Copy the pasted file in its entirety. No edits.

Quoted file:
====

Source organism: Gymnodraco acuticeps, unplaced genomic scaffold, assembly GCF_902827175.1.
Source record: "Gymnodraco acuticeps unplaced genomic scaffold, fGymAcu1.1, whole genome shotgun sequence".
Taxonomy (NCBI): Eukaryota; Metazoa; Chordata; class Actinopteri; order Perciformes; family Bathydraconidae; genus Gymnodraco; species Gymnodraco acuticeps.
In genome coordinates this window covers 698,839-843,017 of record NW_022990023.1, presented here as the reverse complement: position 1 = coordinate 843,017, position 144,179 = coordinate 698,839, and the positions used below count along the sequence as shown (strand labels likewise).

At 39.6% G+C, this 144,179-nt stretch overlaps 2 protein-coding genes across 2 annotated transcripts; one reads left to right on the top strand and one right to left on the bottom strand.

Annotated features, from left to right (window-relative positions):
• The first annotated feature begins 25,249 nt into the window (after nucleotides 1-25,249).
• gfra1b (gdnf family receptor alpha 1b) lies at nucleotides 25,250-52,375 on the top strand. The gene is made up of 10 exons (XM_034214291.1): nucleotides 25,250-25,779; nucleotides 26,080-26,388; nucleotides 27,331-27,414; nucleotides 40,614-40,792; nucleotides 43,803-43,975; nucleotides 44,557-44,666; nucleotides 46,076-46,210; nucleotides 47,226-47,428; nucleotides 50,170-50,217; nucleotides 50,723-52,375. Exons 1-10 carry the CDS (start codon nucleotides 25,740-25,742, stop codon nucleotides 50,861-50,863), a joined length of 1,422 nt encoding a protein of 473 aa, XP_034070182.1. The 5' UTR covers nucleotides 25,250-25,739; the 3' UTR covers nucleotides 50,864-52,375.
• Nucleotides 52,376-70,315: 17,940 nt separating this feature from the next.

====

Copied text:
Source organism: Gymnodraco acuticeps, unplaced genomic scaffold, assembly GCF_902827175.1.
Source record: "Gymnodraco acuticeps unplaced genomic scaffold, fGymAcu1.1, whole genome shotgun sequence".
Taxonomy (NCBI): Eukaryota; Metazoa; Chordata; class Actinopteri; order Perciformes; family Bathydraconidae; genus Gymnodraco; species Gymnodraco acuticeps.
In genome coordinates this window covers 698,839-843,017 of record NW_022990023.1, presented here as the reverse complement: position 1 = coordinate 843,017, position 144,179 = coordinate 698,839, and the positions used below count along the sequence as shown (strand labels likewise).

At 39.6% G+C, this 144,179-nt stretch overlaps 2 protein-coding genes across 2 annotated transcripts; one reads left to right on the top strand and one right to left on the bottom strand.

Annotated features, from left to right (window-relative positions):
• The first annotated feature begins 25,249 nt into the window (after nucleotides 1-25,249).
• gfra1b (gdnf family receptor alpha 1b) lies at nucleotides 25,250-52,375 on the top strand. The gene is made up of 10 exons (XM_034214291.1): nucleotides 25,250-25,779; nucleotides 26,080-26,388; nucleotides 27,331-27,414; nucleotides 40,614-40,792; nucleotides 43,803-43,975; nucleotides 44,557-44,666; nucleotides 46,076-46,210; nucleotides 47,226-47,428; nucleotides 50,170-50,217; nucleotides 50,723-52,375. Exons 1-10 carry the CDS (start codon nucleotides 25,740-25,742, stop codon nucleotides 50,861-50,863), a joined length of 1,422 nt encoding a protein of 473 aa, XP_034070182.1. The 5' UTR covers nucleotides 25,250-25,739; the 3' UTR covers nucleotides 50,864-52,375.
• Nucleotides 52,376-70,315: 17,940 nt separating this feature from the next.